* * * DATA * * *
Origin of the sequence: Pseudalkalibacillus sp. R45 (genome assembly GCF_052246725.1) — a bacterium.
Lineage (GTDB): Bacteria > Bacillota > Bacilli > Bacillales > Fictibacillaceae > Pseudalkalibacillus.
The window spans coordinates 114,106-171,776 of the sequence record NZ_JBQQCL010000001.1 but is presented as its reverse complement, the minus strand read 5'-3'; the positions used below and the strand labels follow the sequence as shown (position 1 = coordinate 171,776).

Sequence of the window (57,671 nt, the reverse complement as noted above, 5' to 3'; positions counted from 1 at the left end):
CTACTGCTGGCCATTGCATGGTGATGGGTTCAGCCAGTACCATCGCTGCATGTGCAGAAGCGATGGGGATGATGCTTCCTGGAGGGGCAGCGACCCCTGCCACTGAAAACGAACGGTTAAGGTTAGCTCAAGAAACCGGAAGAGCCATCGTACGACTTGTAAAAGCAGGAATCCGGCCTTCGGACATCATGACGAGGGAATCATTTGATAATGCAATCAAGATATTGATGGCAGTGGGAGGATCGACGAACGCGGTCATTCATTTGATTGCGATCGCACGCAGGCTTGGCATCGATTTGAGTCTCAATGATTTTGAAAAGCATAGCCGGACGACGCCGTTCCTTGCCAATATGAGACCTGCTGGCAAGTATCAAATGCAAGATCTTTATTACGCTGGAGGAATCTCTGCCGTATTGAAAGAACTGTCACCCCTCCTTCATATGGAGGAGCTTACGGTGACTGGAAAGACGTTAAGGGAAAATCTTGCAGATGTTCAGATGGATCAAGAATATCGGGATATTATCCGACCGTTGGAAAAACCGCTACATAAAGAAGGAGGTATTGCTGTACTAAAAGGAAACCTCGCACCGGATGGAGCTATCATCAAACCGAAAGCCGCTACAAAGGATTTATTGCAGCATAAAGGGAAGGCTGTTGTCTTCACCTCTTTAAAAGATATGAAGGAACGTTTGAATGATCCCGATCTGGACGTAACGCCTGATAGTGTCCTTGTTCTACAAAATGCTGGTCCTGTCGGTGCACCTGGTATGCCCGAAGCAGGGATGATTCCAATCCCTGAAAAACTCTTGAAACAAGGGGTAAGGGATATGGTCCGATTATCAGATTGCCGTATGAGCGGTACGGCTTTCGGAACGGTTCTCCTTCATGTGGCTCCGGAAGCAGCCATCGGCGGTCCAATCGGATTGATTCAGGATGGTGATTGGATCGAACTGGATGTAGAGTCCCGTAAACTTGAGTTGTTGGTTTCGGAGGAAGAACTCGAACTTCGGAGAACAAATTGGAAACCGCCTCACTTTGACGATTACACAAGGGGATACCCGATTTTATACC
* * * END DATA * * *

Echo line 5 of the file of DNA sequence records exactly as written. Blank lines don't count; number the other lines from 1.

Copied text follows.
CTACTGCTGGCCATTGCATGGTGATGGGTTCAGCCAGTACCATCGCTGCATGTGCAGAAGCGATGGGGATGATGCTTCCTGGAGGGGCAGCGACCCCTGCCACTGAAAACGAACGGTTAAGGTTAGCTCAAGAAACCGGAAGAGCCATCGTACGACTTGTAAAAGCAGGAATCCGGCCTTCGGACATCATGACGAGGGAATCATTTGATAATGCAATCAAGATATTGATGGCAGTGGGAGGATCGACGAACGCGGTCATTCATTTGATTGCGATCGCACGCAGGCTTGGCATCGATTTGAGTCTCAATGATTTTGAAAAGCATAGCCGGACGACGCCGTTCCTTGCCAATATGAGACCTGCTGGCAAGTATCAAATGCAAGATCTTTATTACGCTGGAGGAATCTCTGCCGTATTGAAAGAACTGTCACCCCTCCTTCATATGGAGGAGCTTACGGTGACTGGAAAGACGTTAAGGGAAAATCTTGCAGATGTTCAGATGGATCAAGAATATCGGGATATTATCCGACCGTTGGAAAAACCGCTACATAAAGAAGGAGGTATTGCTGTACTAAAAGGAAACCTCGCACCGGATGGAGCTATCATCAAACCGAAAGCCGCTACAAAGGATTTATTGCAGCATAAAGGGAAGGCTGTTGTCTTCACCTCTTTAAAAGATATGAAGGAACGTTTGAATGATCCCGATCTGGACGTAACGCCTGATAGTGTCCTTGTTCTACAAAATGCTGGTCCTGTCGGTGCACCTGGTATGCCCGAAGCAGGGATGATTCCAATCCCTGAAAAACTCTTGAAACAAGGGGTAAGGGATATGGTCCGATTATCAGATTGCCGTATGAGCGGTACGGCTTTCGGAACGGTTCTCCTTCATGTGGCTCCGGAAGCAGCCATCGGCGGTCCAATCGGATTGATTCAGGATGGTGATTGGATCGAACTGGATGTAGAGTCCCGTAAACTTGAGTTGTTGGTTTCGGAGGAAGAACTCGAACTTCGGAGAACAAATTGGAAACCGCCTCACTTTGACGATTACACAAGGGGATACCCGATTTTATACC